According to Merriam Webster’s dictionary, the definition of feminism is, “the theory of the political, economic, and social equality of the sexes.” This concept is reasonable, fair, and simple enough. Please note that it states “equality of the sexes,” not making the sexes the same.
However, the concept of equality between the sexes does not play out so serenely in the real world. In fact, we have lost much civility and understanding between the sexes as we have continued to push forward as women. After all, the French say, “vive la difference.” Men and women are not the same and some feminists, at times, want to ignore that fact. Science has verified that we are physically, emotionally, and brain-functionally very different.
That being said, I have always considered myself a feminist. I am very passionate about women’s rights, even in the face of ugly and false rhetoric about who and what feminism looks like. The stereotype that we all want to be men is unsophisticated and false.
Historically, women have never been given the same opportunities as men. Women are still, in 2018, not paid a salary comparable to that paid to men for performing the same work. More troubling, due to our celebrity-obsessed culture, body shaming of women and the sexual objectification of women is at an all-time high. Backlash towards feminism is part of that culture, with some believing that if women want to play like the boys, drink like the boys, and have sexual relations like the boys, then they deserve what they get.
Hostility towards women is no longer just taking place on some street corner, which was bad enough, but it is now plastered all over the internet. Not to mention, it’s staring you in the face at every check-out counter in America, with tabloids posing questions such as, “Whose bad beach body is this?” and, “Whose post-baby body (a term that should be banned) is not up to snuff?” This type of anti-female barrage, mixed in with the belief that a Kardashian posing half-naked every other week is empowering women, seems daunting. Selling oneself is an old profession, however gussied up.
This is of course sublime compared to how some women and girls around the globe suffer. Their plight goes to the heart of what is troubling about women trying to progress in every culture and being met with backlash.
The cultural misconception has become that if females want to be paid equally, gain the same research for health issues as men (which is direly lacking for women in the deadliest diseases), have the same educational opportunities, socialize freely, and even acknowledge themselves as sexual beings without shame, it means that they are trying to be men. Quite frankly, some feminists do have that agenda and ignore the differences between men and women. On the flip side, some men think all feminists have that agenda, and they could not be more wrong.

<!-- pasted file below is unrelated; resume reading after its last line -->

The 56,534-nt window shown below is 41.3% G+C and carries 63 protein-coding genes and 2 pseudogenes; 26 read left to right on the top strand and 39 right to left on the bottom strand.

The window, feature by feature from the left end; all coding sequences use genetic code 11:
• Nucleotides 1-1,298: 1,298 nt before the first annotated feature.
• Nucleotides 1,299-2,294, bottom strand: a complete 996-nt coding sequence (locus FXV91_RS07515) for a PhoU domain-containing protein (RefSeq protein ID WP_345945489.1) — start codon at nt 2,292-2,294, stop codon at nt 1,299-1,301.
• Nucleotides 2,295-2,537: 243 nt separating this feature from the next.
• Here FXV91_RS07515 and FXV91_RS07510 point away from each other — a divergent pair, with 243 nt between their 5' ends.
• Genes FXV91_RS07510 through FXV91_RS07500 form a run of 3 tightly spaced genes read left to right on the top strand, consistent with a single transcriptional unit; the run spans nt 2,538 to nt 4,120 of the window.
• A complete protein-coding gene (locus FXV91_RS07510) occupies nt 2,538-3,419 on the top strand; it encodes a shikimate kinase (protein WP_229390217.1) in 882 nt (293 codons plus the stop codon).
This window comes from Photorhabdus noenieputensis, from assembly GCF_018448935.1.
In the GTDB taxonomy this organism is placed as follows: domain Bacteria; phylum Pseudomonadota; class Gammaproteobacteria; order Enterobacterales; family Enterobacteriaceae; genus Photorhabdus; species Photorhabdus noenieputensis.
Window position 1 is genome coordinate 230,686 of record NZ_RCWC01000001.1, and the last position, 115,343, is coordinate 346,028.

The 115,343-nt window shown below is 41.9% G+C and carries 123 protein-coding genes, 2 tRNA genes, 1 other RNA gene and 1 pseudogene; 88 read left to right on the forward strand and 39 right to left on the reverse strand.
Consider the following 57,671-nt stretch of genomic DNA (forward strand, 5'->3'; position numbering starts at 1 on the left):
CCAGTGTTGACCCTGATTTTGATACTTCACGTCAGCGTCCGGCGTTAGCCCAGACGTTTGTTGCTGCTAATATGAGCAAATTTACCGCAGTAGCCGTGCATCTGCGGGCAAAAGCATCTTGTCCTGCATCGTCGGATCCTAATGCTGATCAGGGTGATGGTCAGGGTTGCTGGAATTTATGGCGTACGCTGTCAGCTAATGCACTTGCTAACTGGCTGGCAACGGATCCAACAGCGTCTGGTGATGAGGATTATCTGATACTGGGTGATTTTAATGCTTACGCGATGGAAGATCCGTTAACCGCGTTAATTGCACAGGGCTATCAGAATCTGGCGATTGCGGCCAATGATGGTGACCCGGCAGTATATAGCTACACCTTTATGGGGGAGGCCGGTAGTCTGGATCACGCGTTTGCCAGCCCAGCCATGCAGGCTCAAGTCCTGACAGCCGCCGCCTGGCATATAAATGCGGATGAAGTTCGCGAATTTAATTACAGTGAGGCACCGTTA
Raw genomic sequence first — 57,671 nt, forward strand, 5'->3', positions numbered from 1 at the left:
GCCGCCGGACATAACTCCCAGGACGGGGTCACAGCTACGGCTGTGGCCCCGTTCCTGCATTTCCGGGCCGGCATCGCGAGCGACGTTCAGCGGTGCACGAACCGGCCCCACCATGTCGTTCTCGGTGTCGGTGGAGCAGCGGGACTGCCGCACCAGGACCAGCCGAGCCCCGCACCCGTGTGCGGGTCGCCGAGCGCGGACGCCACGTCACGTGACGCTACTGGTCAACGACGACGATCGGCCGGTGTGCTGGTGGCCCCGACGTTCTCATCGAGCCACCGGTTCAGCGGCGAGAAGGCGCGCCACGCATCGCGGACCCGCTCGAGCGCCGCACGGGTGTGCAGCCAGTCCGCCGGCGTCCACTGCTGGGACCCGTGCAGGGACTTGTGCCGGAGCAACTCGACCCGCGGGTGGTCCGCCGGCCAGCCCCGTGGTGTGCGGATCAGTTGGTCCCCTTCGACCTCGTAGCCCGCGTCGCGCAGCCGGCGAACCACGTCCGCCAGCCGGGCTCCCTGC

This is where the message, even among feminists, goes awry and is not agreed upon. The real life expectation that all of us have is that we want to achieve strong independent lives, something women were denied for some time. That fact does not alleviate the reality that men and women are also very different. It seems that men of all ages are confused about the expectations and rules, and rightly so. Do I pay for the date? Do I hold the door? Do I help her with her coat? At some point, these men may get a tongue lashing from some misguided female who somehow gets irritated by this polite and kind behavior. Oh, and by the way boys: Ignore those women. We know that you know we are capable of opening a door or putting on a coat. But if you would like to be polite and kind, keep it up. Anyone who truly understands what being a feminist is would never care if a door is held for them or if a man invites you on a date and, shock of all horrors, pays for it.
There is certainly a backlash against the independent female, no matter her behavior. The reality is, the biggest, strongest female on this campus is probably a lot smaller than the biggest male on this campus. That makes females, however brilliant, more physically vulnerable than their male counterparts. That alone calls for some recognition of the differences between girls and boys.
Here is my message to any man, young or old: You should hold the door for me as I would for you. If you invite me out, you should pay, as I was always taught that the invitee pays (just good etiquette). This also works the other way around. The point is, being a chivalrous guy does not mean you are disrespecting me as a feminist. You can be chivalrous and still understand that we, as females, are intelligent and capable individuals who should be considered your equals.
As much of a feminist as I am, I still want to know that there are strong males about who will deck the guy who attempts to put something in my drink, or who will hold a door for me, or who would eviscerate another male who says something about my body. In short, I don’t want men to stop being men, but I am a feminist woman nonetheless, and that will never change. We are equal but different. So, as the French would say, vive la difference.